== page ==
The Problem of Pure Consciousness
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The Problem of Pure Consciousness : Mysticism and Philosophy

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This is a paperback reprint of a collection of contributed essays about mysticism and philosophy. It challenges the widely accepted interpretaion of mystical experience that received its fullest expression in two volumes edited by Steven T. Katz: Mysticism and Philosophical Analysis (OUP 1987) and Mysticism and Religious Traditions (OUP 1983). According to Katz and his colleagues, mystical experience, can be explained as the constructed and mediated product of previously held beliefs and concepts. On this view, there is no such thing as 'universal' mystical experience. The present volume attempts to show that there is a single type of mystical experience that cuts across cultural and linguistic lines. This is the experience of 'pure consciousnes,' a state in which the subject remains conscious but experiences neither thought, sensation, feeling, nor object of consciousness. Part I of the book demonstrates that there are well-attested reports of pure consciousness events occuring in a wide variety of ages and traditions, including Christianity, Judaism, Buddhism, and Hinduism. The essays in Part II consider the philosophical implications of these reports, arguing that there are no logical blocks to the claim of pure consciousness events.show more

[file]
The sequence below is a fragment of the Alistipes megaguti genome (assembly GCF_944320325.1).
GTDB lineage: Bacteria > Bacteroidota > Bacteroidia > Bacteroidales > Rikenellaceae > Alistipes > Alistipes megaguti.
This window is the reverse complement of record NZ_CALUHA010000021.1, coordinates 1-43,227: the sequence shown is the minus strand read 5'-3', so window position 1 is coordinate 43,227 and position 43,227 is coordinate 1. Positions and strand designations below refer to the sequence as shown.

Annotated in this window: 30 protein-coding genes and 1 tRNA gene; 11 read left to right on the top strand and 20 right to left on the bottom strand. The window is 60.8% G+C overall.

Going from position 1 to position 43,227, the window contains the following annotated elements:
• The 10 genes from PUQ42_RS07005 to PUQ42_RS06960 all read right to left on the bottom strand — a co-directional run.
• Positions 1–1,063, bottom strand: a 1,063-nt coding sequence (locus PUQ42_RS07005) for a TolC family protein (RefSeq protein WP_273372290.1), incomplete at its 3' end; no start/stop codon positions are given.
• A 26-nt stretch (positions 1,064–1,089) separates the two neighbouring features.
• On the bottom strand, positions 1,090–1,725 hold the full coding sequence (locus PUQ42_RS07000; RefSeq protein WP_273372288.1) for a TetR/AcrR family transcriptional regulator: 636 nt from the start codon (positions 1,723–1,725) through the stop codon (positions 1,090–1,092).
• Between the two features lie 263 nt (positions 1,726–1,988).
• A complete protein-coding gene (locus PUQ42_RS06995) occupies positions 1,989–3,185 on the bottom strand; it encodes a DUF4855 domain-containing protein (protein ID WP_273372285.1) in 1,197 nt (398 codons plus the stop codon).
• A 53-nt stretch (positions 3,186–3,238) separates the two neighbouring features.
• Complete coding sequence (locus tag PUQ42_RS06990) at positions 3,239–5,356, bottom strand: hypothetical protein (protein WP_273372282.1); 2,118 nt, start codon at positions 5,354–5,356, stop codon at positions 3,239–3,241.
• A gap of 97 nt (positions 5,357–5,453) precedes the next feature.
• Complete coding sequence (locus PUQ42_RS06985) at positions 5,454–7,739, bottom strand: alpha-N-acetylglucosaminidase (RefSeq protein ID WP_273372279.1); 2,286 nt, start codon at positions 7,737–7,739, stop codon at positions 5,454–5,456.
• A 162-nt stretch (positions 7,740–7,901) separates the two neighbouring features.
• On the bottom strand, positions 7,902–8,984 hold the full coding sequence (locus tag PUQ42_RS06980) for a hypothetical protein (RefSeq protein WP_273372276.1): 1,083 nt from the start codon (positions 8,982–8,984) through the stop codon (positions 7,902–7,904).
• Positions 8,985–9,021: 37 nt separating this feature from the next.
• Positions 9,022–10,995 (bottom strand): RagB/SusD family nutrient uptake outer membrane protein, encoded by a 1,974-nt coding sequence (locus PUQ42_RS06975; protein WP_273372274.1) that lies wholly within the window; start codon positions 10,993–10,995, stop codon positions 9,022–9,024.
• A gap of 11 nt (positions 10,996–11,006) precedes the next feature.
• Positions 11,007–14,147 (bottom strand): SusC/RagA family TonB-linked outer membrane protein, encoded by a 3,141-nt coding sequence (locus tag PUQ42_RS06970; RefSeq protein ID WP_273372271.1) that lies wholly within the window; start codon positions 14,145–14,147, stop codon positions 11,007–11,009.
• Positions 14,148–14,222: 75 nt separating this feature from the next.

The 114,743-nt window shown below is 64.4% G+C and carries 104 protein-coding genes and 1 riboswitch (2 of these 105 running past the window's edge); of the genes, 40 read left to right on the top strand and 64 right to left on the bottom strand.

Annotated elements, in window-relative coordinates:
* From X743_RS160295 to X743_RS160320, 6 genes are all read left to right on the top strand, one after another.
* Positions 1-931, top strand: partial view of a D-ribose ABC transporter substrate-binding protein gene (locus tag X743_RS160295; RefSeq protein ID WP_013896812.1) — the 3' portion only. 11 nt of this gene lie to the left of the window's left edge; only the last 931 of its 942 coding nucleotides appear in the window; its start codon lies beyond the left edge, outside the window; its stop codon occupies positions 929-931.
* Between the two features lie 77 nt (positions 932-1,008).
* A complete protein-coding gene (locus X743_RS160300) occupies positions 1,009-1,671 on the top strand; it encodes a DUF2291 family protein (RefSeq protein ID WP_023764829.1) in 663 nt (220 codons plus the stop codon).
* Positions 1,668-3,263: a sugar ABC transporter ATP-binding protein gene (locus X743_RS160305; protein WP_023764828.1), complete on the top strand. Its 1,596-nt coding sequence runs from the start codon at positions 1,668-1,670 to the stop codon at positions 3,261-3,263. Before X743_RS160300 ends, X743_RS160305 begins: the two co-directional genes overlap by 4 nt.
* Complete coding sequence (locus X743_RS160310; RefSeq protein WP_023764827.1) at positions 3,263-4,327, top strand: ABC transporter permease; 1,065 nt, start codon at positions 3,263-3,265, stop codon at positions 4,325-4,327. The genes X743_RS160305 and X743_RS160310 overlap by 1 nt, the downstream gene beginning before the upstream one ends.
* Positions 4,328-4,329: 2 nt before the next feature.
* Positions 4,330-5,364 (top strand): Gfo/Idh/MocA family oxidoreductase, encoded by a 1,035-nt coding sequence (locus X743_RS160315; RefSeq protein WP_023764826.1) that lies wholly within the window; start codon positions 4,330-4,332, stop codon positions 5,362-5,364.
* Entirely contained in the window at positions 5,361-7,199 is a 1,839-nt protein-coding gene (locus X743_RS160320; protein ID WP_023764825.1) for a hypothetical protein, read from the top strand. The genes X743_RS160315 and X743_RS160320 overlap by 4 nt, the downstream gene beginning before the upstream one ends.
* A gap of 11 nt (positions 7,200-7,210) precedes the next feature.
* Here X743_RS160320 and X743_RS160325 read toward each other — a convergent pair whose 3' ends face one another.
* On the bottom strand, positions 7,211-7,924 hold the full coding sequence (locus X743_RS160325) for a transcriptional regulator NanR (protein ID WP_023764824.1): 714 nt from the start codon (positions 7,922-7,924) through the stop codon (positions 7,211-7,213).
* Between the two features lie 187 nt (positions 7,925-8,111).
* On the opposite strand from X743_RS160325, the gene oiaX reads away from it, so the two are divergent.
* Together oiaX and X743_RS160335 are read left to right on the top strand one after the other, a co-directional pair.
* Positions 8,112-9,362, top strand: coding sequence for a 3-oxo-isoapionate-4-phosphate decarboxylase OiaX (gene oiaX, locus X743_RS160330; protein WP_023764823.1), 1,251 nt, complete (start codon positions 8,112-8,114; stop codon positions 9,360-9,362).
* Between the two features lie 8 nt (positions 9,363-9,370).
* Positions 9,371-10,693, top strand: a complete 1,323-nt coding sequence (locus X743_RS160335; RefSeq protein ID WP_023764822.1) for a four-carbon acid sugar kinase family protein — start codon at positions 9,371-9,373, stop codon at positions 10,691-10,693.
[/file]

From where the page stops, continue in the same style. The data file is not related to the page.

Product details

  • Paperback | 318 pages
  • 139.7 x 213.36 x 25.4mm | 408.23g
  • Oxford University Press Inc
  • New York, United States
  • English
  • Reprint
  • black & white illustrations
  • 0195109767
  • 9780195109764
  • 892,064

Review quote

A useful contribution to the literature, and should help to foster an ongoing dialogue on the topic. * Philosophy East & West *show more

Back cover copy

Are mystical experiences formed by the mystic's cultural background and concepts, as 'constructivists' maintain, or do mystics sometimes transcend language, belief, and culturally conditioned expectations? Do mystical experiences differ throughout the various religious traditions, as 'pluralists' contend, or are they somehow ecumenical? The contributors to this collection scrutinize a common mystical experience, the 'pure consciousness event'--the experience of being awake but devoid of intentional content--in order to answer these questions. Through the use of historical Hindu, Buddhist, Christian, and Jewish mystical writings, as well as those of modern mystics, the contributors reveal the inconsistencies and inadequacies of current models, as make significant strides towards developing new models for the understanding of the mystical phenomenon in particular and of human experience in general.show more

About Robert K. C. Forman

Robert K.C. Forman is Associate Professor of Religion at City University of New York's Hunter College, and author of six books and numerous articles on religion and religious experiences.show more

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